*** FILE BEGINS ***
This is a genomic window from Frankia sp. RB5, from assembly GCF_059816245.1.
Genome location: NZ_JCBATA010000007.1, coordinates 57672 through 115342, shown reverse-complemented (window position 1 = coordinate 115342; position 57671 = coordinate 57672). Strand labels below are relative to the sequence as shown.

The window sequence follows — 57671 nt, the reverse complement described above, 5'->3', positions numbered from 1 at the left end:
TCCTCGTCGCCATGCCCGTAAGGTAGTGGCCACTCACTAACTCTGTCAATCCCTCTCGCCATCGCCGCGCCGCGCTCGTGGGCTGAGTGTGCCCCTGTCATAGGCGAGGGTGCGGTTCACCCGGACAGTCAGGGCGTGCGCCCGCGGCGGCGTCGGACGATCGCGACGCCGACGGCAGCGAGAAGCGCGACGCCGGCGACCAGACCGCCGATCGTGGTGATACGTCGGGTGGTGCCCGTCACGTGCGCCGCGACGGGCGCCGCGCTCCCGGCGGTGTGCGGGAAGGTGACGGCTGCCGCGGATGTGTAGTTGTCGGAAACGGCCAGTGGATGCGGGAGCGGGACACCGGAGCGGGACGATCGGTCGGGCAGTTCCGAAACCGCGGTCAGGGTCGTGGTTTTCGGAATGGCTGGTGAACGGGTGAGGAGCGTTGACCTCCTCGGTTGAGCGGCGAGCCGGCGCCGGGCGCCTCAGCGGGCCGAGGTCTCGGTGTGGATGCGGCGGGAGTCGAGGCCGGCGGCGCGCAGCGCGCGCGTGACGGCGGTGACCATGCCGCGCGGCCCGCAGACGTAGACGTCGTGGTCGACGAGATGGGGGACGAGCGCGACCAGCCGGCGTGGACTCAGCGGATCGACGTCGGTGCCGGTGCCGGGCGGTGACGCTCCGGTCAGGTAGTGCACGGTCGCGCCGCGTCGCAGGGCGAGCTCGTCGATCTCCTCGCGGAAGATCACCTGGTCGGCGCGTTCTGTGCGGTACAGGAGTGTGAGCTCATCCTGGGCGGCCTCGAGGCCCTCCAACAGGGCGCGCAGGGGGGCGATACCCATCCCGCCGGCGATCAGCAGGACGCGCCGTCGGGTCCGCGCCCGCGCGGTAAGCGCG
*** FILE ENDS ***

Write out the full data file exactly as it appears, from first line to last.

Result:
This is a genomic window from Frankia sp. RB5, from assembly GCF_059816245.1.
Genome location: NZ_JCBATA010000007.1, coordinates 57672 through 115342, shown reverse-complemented (window position 1 = coordinate 115342; position 57671 = coordinate 57672). Strand labels below are relative to the sequence as shown.

The window sequence follows — 57671 nt, the reverse complement described above, 5'->3', positions numbered from 1 at the left end:
TCCTCGTCGCCATGCCCGTAAGGTAGTGGCCACTCACTAACTCTGTCAATCCCTCTCGCCATCGCCGCGCCGCGCTCGTGGGCTGAGTGTGCCCCTGTCATAGGCGAGGGTGCGGTTCACCCGGACAGTCAGGGCGTGCGCCCGCGGCGGCGTCGGACGATCGCGACGCCGACGGCAGCGAGAAGCGCGACGCCGGCGACCAGACCGCCGATCGTGGTGATACGTCGGGTGGTGCCCGTCACGTGCGCCGCGACGGGCGCCGCGCTCCCGGCGGTGTGCGGGAAGGTGACGGCTGCCGCGGATGTGTAGTTGTCGGAAACGGCCAGTGGATGCGGGAGCGGGACACCGGAGCGGGACGATCGGTCGGGCAGTTCCGAAACCGCGGTCAGGGTCGTGGTTTTCGGAATGGCTGGTGAACGGGTGAGGAGCGTTGACCTCCTCGGTTGAGCGGCGAGCCGGCGCCGGGCGCCTCAGCGGGCCGAGGTCTCGGTGTGGATGCGGCGGGAGTCGAGGCCGGCGGCGCGCAGCGCGCGCGTGACGGCGGTGACCATGCCGCGCGGCCCGCAGACGTAGACGTCGTGGTCGACGAGATGGGGGACGAGCGCGACCAGCCGGCGTGGACTCAGCGGATCGACGTCGGTGCCGGTGCCGGGCGGTGACGCTCCGGTCAGGTAGTGCACGGTCGCGCCGCGTCGCAGGGCGAGCTCGTCGATCTCCTCGCGGAAGATCACCTGGTCGGCGCGTTCTGTGCGGTACAGGAGTGTGAGCTCATCCTGGGCGGCCTCGAGGCCCTCCAACAGGGCGCGCAGGGGGGCGATACCCATCCCGCCGGCGATCAGCAGGACGCGCCGTCGGGTCCGCGCCCGCGCGGTAAGCGCG